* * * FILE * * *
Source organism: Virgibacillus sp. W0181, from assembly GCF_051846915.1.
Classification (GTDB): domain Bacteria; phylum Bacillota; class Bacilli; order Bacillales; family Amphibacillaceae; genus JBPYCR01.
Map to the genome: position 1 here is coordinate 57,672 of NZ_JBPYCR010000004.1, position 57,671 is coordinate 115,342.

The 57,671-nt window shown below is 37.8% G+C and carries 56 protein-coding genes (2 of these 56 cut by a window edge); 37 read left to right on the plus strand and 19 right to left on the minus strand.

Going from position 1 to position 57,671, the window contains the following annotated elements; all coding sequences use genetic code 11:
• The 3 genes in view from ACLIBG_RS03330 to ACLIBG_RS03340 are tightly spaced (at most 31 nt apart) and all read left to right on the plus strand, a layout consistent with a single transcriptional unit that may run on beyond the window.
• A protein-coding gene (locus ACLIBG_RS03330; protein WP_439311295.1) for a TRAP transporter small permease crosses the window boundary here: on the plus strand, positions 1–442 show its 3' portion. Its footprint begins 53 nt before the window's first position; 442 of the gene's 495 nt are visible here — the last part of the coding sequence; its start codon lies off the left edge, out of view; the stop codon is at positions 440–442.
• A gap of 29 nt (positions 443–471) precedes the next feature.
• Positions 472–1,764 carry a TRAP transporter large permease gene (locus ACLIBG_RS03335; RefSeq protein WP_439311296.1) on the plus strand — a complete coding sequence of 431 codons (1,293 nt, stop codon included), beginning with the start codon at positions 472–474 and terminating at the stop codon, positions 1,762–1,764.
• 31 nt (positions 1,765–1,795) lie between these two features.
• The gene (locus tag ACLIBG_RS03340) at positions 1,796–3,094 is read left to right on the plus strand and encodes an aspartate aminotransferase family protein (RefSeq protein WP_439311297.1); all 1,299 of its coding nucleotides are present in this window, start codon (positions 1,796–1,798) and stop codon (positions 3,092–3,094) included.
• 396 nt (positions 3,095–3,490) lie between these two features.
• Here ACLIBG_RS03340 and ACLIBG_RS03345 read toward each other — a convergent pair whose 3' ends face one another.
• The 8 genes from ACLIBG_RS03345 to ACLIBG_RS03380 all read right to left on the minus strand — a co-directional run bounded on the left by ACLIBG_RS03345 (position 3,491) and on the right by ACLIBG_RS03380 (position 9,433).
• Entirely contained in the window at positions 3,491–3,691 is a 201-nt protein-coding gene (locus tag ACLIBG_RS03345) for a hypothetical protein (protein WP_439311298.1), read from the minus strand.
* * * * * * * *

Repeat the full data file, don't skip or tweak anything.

Source organism: Virgibacillus sp. W0181, from assembly GCF_051846915.1.
Classification (GTDB): domain Bacteria; phylum Bacillota; class Bacilli; order Bacillales; family Amphibacillaceae; genus JBPYCR01.
Map to the genome: position 1 here is coordinate 57,672 of NZ_JBPYCR010000004.1, position 57,671 is coordinate 115,342.

The 57,671-nt window shown below is 37.8% G+C and carries 56 protein-coding genes (2 of these 56 cut by a window edge); 37 read left to right on the plus strand and 19 right to left on the minus strand.

Going from position 1 to position 57,671, the window contains the following annotated elements; all coding sequences use genetic code 11:
• The 3 genes in view from ACLIBG_RS03330 to ACLIBG_RS03340 are tightly spaced (at most 31 nt apart) and all read left to right on the plus strand, a layout consistent with a single transcriptional unit that may run on beyond the window.
• A protein-coding gene (locus ACLIBG_RS03330; protein WP_439311295.1) for a TRAP transporter small permease crosses the window boundary here: on the plus strand, positions 1–442 show its 3' portion. Its footprint begins 53 nt before the window's first position; 442 of the gene's 495 nt are visible here — the last part of the coding sequence; its start codon lies off the left edge, out of view; the stop codon is at positions 440–442.
• A gap of 29 nt (positions 443–471) precedes the next feature.
• Positions 472–1,764 carry a TRAP transporter large permease gene (locus ACLIBG_RS03335; RefSeq protein WP_439311296.1) on the plus strand — a complete coding sequence of 431 codons (1,293 nt, stop codon included), beginning with the start codon at positions 472–474 and terminating at the stop codon, positions 1,762–1,764.
• 31 nt (positions 1,765–1,795) lie between these two features.
• The gene (locus tag ACLIBG_RS03340) at positions 1,796–3,094 is read left to right on the plus strand and encodes an aspartate aminotransferase family protein (RefSeq protein WP_439311297.1); all 1,299 of its coding nucleotides are present in this window, start codon (positions 1,796–1,798) and stop codon (positions 3,092–3,094) included.
• 396 nt (positions 3,095–3,490) lie between these two features.
• Here ACLIBG_RS03340 and ACLIBG_RS03345 read toward each other — a convergent pair whose 3' ends face one another.
• The 8 genes from ACLIBG_RS03345 to ACLIBG_RS03380 all read right to left on the minus strand — a co-directional run bounded on the left by ACLIBG_RS03345 (position 3,491) and on the right by ACLIBG_RS03380 (position 9,433).
• Entirely contained in the window at positions 3,491–3,691 is a 201-nt protein-coding gene (locus tag ACLIBG_RS03345) for a hypothetical protein (protein WP_439311298.1), read from the minus strand.